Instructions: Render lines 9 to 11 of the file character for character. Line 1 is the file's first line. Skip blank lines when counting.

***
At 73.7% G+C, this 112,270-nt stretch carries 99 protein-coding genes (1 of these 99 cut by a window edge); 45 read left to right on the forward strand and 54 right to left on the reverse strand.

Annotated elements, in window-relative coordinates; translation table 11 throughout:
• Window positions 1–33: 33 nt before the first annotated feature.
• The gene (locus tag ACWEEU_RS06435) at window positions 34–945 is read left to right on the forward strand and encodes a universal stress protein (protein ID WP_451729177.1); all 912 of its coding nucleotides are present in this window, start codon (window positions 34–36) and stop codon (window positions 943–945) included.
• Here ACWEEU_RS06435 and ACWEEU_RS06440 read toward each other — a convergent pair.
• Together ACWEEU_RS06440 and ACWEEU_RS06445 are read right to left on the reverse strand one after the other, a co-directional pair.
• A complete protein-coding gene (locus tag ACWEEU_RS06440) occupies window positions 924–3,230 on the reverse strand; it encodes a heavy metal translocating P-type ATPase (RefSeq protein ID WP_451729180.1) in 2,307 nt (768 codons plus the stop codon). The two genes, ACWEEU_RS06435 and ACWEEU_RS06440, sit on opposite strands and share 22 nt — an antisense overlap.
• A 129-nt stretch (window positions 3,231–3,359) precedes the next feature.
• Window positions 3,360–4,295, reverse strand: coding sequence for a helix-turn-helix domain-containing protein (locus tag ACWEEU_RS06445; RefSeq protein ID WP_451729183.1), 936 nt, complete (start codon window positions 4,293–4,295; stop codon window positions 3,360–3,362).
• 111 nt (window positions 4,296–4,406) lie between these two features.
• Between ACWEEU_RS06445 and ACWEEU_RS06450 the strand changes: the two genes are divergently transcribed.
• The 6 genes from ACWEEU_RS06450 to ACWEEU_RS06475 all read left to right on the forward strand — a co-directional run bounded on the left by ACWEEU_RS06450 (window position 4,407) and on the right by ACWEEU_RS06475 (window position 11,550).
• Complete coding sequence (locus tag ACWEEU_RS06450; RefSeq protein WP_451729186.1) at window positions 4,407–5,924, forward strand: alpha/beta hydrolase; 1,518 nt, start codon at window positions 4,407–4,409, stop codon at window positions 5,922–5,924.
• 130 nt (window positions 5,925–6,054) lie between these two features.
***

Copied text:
• Window positions 3,360–4,295, reverse strand: coding sequence for a helix-turn-helix domain-containing protein (locus tag ACWEEU_RS06445; RefSeq protein ID WP_451729183.1), 936 nt, complete (start codon window positions 4,293–4,295; stop codon window positions 3,360–3,362).
• 111 nt (window positions 4,296–4,406) lie between these two features.
• Between ACWEEU_RS06445 and ACWEEU_RS06450 the strand changes: the two genes are divergently transcribed.